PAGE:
Climate campaigners win police payout

Police have agreed to compensate three people, including 13-year-old twins, who were unlawfully stopped and searched during a climate camp demonstration two years ago.

The brother and sister, then 11, were awarded more than £1,000 for being confronted by officers as they protested against plans to build replacement coal-fired units at Kingsnorth power station in Kent in August 2008. Police also apologised to 3,500 activists who were stopped and searched at airport-style checkpoints during the demonstration.

The children took legal action against the Kent force, along with an environmental campaigner, David Morris, of north London. All three were searched under Section 1 of the Police and Criminal Evidence Act 1984, which requires officers to have "reasonable suspicion" that an individual is carrying prohibited weapons or articles that could be used for criminal damage.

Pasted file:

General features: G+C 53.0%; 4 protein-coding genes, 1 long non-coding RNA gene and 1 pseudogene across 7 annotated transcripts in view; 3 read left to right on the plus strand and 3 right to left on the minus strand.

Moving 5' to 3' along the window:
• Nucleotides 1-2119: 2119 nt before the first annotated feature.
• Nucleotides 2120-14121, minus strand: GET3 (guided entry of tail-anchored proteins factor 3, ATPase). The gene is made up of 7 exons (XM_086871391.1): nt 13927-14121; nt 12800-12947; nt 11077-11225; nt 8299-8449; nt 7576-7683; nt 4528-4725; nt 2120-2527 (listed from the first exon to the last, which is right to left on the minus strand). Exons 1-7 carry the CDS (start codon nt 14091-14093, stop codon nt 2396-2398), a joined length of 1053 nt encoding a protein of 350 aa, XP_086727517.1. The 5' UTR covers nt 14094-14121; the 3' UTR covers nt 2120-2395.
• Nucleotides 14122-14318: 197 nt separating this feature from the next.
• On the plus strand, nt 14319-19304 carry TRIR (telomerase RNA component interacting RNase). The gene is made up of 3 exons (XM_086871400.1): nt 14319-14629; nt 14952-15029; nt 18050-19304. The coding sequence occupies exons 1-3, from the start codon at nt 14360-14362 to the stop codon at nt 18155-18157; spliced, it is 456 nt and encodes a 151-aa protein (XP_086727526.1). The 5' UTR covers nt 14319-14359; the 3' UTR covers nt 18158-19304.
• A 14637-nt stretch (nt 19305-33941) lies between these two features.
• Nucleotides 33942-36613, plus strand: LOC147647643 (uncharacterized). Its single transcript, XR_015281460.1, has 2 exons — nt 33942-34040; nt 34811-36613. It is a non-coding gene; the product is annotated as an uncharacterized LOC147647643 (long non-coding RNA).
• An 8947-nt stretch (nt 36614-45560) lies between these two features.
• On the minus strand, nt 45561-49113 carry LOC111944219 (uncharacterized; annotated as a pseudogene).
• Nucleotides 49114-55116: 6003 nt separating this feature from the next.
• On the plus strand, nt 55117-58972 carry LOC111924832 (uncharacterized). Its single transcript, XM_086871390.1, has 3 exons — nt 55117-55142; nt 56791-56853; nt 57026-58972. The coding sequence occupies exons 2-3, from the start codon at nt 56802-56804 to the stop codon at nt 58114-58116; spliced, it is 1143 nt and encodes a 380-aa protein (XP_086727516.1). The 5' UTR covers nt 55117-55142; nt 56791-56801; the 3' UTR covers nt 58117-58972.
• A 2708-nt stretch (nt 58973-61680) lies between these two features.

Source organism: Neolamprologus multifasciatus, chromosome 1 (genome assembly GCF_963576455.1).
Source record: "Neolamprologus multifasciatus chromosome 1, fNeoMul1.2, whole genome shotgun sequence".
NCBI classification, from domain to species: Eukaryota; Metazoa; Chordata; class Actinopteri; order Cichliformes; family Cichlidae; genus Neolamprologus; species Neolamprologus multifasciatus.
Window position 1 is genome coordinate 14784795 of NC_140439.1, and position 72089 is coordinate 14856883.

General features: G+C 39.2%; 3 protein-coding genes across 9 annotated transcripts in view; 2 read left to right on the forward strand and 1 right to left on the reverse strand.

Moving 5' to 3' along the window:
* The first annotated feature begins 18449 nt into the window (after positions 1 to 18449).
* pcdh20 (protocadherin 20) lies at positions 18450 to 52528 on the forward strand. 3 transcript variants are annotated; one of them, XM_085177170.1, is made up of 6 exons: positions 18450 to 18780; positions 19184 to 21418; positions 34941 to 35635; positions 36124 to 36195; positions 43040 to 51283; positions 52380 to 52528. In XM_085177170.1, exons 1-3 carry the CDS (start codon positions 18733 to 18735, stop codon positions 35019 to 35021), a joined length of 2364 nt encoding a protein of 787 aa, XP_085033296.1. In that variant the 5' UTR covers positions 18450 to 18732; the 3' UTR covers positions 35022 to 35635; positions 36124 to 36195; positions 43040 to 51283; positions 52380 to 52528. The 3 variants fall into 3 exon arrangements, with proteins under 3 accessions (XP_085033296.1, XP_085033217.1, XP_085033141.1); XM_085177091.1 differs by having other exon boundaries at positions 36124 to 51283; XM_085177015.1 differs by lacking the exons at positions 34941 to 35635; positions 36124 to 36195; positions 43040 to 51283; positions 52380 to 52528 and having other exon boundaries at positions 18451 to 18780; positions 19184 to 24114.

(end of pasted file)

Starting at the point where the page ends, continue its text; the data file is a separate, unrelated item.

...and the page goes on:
The Kent force was criticised for its response to the rally, which saw 1,500 officers used in an operation costing £5.3m. It was claimed police used sleep deprivation tactics and threatening behaviour to gather names and addresses of attendees. Last year, the proposed replacement of the power station was postponed until at least 2016 by its owner, E.ON.

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